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“No. 7”

  Occasion: Cuisine: Area: Cost: Rating:
  Night Out New American Brooklyn Moderate Good

It’s rare to emerge from the dark cold depths of the subway and come face to face with a welcoming oasis like No. 7, a new restaurant in Fort Greene that is perched over the C train exit at Lafayette and Greene. But that’s what residents of Ft. Greene have come to be used to on the bookends of their subway commute: with the soft glow of old-fashioned globe streetlamp lighting, the long beckoning wood bar lit with deco fixtures that gives the room an air of cigars and centuries past, a spacious lounge in the windowed façade that allows for easy gathering, and the black and white marble tiled floors that lead past a modest open kitchen to a vaulted minimalist dining room filled with smooth black table tops and upholstered banquettes. Indeed, from the outside, No. 7 feels like a restaurant you want to dine in (or at least have a pint or a cocktail in) every night of the week. Unfortunately, the act of eating there may change your mind. It changed ours.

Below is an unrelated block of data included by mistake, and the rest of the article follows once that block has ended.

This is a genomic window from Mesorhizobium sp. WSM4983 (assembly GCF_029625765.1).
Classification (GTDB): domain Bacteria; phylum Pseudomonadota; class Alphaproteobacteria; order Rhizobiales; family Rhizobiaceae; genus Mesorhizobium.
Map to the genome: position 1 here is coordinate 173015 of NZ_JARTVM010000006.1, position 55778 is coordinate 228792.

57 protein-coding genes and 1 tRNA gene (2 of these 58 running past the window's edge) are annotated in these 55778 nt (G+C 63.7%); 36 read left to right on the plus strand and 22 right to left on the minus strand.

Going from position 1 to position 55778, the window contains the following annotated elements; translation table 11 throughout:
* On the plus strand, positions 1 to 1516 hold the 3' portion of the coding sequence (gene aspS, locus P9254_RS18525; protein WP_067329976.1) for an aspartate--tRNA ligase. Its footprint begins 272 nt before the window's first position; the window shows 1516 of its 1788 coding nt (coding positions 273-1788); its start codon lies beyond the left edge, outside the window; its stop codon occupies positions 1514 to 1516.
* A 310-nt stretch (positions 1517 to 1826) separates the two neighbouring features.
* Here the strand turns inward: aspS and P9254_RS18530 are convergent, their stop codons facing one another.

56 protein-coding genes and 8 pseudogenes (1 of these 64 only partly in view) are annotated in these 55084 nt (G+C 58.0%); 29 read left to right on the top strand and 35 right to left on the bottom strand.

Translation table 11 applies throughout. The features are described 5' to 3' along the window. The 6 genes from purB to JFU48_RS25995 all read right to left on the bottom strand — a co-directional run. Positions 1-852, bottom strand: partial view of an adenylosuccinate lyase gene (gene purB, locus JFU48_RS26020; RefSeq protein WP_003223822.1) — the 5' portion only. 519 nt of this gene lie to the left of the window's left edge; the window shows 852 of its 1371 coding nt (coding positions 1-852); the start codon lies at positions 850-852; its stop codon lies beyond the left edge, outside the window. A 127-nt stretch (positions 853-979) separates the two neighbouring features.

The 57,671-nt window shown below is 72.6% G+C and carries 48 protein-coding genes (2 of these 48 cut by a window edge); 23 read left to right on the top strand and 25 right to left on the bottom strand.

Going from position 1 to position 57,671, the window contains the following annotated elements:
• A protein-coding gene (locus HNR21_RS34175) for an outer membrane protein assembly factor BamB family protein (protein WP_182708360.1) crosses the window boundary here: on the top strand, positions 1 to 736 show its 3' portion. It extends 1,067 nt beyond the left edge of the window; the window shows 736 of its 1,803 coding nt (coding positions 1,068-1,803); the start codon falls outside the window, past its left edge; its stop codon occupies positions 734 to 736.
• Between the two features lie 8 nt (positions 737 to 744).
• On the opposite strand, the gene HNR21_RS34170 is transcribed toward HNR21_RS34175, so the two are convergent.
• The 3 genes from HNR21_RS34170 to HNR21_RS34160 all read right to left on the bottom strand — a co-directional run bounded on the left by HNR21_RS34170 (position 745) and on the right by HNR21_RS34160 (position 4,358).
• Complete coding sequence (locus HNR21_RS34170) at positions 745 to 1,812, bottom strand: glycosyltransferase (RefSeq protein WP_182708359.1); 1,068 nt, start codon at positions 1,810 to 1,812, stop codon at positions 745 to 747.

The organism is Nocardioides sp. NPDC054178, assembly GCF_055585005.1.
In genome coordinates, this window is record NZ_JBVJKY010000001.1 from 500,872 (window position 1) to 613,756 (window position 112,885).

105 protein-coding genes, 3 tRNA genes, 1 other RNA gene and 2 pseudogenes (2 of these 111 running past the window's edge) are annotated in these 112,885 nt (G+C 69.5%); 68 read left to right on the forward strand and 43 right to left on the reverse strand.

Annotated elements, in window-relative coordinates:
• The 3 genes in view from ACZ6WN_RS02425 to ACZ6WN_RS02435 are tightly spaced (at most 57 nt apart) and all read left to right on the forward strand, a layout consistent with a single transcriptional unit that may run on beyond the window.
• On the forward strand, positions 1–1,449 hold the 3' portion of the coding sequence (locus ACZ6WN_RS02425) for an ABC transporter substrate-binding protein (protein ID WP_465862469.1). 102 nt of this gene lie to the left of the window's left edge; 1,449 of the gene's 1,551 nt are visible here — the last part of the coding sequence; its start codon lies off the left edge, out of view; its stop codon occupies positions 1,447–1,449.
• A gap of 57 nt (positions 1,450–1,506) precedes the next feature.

Craig was waiting for me at the bar the night we decided to follow the advice of The New Yorker and The New York Times (who had generously praised the place) and have dinner at No. 7. Apparently, the bartender was having a bad day (or she’s just always unpleasant). She was unfriendly, unsmiling and seemed utterly bothered by the fact that she had to pour him a beer. Not a good way to win customers. In such a friendly looking bar to have such an grudging, uptight bartender isn’t really going to work.

Speaking of the bar, there’s a nice selection of local brews (one called the Hop Obama from Six Points was sadly but understandably sold out), and the wine list is gently priced, with glasses ranging from $7-$10. But you’ll only find wines from Italy, Chile, France and the New World. But what of New York State? Finger Lakes? South Fork? North Fork? I was disappointed. My request for a “mocktail” was returned with a “we have coke or diet coke.” Hmm. This is a neighborhood where women are always pushing out babies. Have a mocktail for the moms to be or someone who’s just trying to cut back on the booze. The bar program needs some attention.

The restaurant is owned by a pair of first time restaurateurs, Weather Up designer Matthew Maddy, and Lil' Frankie’s GM Matt Suchomski, who brought in chef Tyler Kord, an a ... [more, click below]

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